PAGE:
6. You wont believe how much your post influenced my day yesterday! I started my day watching Confessions of a Shopaholic and transfered my Confessions of a Shopaholic series to my Kindle 😂

    Liked by 1 person

    1. Yay! How was it, Ate? I just watched the trailer after reading your comment, and it sounds interesting! I immediately wrote it down on my never-ending to-watch list. 😄

      Liked by 1 person

    2. It’s a romantic comedy. I have read the book way back and when the movie came in, I told myself, “this is definitely me” I was a shopaholic — I got worse before I got better. I used to buy a lot of clothes, purses, and shoes anywhere and everywhere… then I developed some taste and only bought designers — that killed my budget exponentially… I don’t know how I stopped, perhaps, maturity? old age? poverty? lol… i dont know how I was able to stop… I think it’s the realization that all things perish and it was not at all that important…

      Liked by 1 person

    3. That’s so true Ate! Over time, these things will lose their value. When I started working, I became a shopaholic, too. Buti na lang I don’t have a credit card at that time but most of my money is spent on shopping. 😅

      Liked by 1 person

    1. I couldn’t agree more with tracking our spending! It helps us see where we spend most of our money and where we need to reduce our spending. Thank you so much for sharing this valuable tip! 💖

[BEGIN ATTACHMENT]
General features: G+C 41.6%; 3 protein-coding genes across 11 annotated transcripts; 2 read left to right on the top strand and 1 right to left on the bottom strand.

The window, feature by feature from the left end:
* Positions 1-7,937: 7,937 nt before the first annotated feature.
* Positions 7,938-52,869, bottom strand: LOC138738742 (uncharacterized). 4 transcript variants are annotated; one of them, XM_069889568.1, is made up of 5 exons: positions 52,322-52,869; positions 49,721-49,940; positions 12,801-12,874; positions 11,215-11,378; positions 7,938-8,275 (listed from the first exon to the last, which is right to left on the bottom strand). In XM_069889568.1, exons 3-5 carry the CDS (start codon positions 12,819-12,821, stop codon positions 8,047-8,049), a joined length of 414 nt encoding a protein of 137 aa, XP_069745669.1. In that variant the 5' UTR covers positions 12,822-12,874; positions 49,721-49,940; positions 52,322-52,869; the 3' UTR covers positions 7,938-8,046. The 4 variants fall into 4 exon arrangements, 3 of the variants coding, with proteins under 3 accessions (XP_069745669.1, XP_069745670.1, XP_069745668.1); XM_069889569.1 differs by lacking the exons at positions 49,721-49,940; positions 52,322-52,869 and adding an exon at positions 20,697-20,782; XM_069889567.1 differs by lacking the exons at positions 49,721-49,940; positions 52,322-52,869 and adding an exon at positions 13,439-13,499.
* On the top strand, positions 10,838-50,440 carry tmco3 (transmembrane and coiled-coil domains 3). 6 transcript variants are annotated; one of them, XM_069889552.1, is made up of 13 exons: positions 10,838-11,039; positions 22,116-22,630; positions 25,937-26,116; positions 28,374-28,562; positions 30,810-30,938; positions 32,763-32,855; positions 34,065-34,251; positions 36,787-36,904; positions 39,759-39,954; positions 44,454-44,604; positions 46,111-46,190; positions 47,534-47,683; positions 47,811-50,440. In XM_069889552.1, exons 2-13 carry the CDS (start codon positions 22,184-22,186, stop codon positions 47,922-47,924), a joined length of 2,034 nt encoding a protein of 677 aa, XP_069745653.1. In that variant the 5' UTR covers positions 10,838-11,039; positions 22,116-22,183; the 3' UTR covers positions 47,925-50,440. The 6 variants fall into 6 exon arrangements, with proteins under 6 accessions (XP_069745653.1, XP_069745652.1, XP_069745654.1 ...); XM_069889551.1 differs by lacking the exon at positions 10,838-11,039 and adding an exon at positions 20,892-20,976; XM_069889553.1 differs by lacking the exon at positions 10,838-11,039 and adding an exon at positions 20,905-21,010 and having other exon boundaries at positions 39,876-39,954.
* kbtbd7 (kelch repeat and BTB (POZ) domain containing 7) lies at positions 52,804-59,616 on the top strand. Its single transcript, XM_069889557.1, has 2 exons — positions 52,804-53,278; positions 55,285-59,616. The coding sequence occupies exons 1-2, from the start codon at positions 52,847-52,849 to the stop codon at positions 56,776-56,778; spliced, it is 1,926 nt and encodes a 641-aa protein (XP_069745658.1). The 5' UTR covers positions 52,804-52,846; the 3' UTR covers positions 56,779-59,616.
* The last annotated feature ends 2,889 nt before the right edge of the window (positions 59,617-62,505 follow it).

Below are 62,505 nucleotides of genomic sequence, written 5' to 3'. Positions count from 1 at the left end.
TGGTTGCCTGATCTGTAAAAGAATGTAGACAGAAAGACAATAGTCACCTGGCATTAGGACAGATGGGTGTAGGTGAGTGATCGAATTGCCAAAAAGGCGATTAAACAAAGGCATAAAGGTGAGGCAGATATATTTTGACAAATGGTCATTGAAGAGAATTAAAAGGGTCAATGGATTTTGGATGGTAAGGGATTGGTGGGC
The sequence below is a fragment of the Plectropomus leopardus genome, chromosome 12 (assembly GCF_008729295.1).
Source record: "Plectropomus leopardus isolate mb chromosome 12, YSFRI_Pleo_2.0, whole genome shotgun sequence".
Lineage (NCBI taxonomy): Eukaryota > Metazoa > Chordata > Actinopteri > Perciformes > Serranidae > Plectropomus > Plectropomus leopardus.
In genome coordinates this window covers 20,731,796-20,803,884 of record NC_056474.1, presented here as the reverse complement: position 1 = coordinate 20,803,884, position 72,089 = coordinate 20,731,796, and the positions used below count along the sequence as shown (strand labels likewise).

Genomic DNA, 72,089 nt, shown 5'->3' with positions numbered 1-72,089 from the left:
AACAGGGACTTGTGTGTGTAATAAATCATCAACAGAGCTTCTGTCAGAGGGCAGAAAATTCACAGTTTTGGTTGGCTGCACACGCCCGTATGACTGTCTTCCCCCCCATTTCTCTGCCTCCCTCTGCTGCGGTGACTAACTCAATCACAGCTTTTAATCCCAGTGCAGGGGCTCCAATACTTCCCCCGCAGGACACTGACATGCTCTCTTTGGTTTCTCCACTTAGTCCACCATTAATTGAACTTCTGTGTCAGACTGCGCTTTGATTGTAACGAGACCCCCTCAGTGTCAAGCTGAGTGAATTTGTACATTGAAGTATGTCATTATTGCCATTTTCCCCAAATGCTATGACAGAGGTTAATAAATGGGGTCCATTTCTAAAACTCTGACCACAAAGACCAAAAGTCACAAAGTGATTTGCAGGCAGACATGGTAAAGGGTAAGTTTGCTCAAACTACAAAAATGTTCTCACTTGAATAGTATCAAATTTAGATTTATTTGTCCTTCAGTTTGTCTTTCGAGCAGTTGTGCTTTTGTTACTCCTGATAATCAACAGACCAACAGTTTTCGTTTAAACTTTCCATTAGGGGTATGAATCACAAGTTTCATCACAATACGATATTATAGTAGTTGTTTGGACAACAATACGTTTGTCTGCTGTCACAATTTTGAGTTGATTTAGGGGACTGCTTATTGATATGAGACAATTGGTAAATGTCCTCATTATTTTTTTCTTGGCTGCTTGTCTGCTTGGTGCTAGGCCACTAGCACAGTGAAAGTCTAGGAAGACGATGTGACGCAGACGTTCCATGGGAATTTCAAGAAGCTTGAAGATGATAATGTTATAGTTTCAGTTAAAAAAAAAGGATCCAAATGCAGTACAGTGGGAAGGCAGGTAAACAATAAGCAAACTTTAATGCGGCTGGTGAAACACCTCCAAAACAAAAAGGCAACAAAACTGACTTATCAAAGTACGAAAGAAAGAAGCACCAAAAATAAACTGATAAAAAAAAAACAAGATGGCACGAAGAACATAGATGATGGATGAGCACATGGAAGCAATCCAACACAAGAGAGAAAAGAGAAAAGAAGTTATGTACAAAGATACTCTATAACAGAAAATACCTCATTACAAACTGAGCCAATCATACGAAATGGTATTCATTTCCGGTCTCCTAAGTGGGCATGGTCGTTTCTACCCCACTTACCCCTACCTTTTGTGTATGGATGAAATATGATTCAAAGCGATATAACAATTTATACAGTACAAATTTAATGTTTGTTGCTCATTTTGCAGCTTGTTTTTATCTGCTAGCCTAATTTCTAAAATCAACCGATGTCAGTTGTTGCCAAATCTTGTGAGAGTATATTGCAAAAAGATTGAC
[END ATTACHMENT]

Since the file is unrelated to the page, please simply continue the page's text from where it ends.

1. Yes! Saving in advance for me is the best option so far. 💖 It makes purchasing that item even more meaningful and enjoyable. Thank you so much, Olamide! 😄

      Liked by 1 person

  7. This is wisdom spelled out!. I couldn’t agree more. Impulse buying for example as led people into unnecessary debts and from some stories heard, they end up not using those things purchased on impulse.

    And yes, having an emergency fund – I love this most!. 🙂

    Liked by 2 people

    1. That’s so true! I’ve also bought things that I only used a few times or worse, not at all. I feel so bad from the wasted money on those things. 🥺

      Yay! I’m so glad you could relate to this post! Thank you so much for sharing your thoughts, Mercy! 💖


    2. Smiles. I know that feeling. I used to a long time ago though. Now, I ask myself “Mercy, would you survive not using this now”. If I have a strong yes, I pass by, hoping someday I get it or something better. 🙂

      Smiles. Yes I did.
      You are welcome, Nath. Glad to. 🤗
      Keep it up. Wishing you a blessed day ahead. 🤗

      Liked by 1 person

    3. Having back up questions is such a great way to prevent ourselves from impulse buying! 😄 Thanks, Mercy!
      Have a blessed day to you, too! 💖


    1. Omg! They’re so right! Haha Thank you for sharing, Lucy! I’m so glad to hear from you! It’s been so long. I hope you’re having a great weekend! 💖

      Liked by 1 person

  8. These 5 and the bonus tip are totally helpful to those who where in debt, Nath! Especially student loan, thankfully for me, my Ma shape and taught me things when it comes to money but not totally. Glad that I don’t have debt though but I was trying to avoid it too. Thank you so much for sharing! ❤️